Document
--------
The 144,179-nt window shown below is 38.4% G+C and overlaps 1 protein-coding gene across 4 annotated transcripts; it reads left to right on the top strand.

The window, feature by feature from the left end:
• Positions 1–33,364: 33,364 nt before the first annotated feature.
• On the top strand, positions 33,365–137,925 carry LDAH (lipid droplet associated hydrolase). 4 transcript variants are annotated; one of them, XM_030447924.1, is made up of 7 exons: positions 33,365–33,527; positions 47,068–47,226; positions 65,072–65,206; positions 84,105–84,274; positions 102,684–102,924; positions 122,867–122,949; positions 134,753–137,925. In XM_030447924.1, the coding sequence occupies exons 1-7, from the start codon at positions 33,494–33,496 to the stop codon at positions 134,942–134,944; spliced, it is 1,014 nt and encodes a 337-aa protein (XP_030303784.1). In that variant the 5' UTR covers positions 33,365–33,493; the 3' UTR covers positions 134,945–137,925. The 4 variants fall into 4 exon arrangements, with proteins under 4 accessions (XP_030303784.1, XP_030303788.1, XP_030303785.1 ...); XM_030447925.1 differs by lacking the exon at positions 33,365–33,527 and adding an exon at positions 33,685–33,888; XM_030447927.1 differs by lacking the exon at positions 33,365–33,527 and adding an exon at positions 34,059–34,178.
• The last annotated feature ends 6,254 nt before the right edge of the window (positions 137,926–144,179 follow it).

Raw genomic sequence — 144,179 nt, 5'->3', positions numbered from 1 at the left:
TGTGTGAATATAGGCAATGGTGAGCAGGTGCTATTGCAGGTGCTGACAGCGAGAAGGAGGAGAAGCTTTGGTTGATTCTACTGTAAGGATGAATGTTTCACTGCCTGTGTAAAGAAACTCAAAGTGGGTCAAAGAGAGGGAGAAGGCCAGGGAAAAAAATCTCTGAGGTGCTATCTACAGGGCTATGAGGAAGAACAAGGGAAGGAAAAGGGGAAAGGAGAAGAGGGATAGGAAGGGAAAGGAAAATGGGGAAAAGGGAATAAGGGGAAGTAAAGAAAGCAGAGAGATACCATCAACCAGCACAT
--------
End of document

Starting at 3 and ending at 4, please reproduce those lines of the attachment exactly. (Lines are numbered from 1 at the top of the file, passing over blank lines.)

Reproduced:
• Positions 1–33,364: 33,364 nt before the first annotated feature.
• On the top strand, positions 33,365–137,925 carry LDAH (lipid droplet associated hydrolase). 4 transcript variants are annotated; one of them, XM_030447924.1, is made up of 7 exons: positions 33,365–33,527; positions 47,068–47,226; positions 65,072–65,206; positions 84,105–84,274; positions 102,684–102,924; positions 122,867–122,949; positions 134,753–137,925. In XM_030447924.1, the coding sequence occupies exons 1-7, from the start codon at positions 33,494–33,496 to the stop codon at positions 134,942–134,944; spliced, it is 1,014 nt and encodes a 337-aa protein (XP_030303784.1). In that variant the 5' UTR covers positions 33,365–33,493; the 3' UTR covers positions 134,945–137,925. The 4 variants fall into 4 exon arrangements, with proteins under 4 accessions (XP_030303784.1, XP_030303788.1, XP_030303785.1 ...); XM_030447925.1 differs by lacking the exon at positions 33,365–33,527 and adding an exon at positions 33,685–33,888; XM_030447927.1 differs by lacking the exon at positions 33,365–33,527 and adding an exon at positions 34,059–34,178.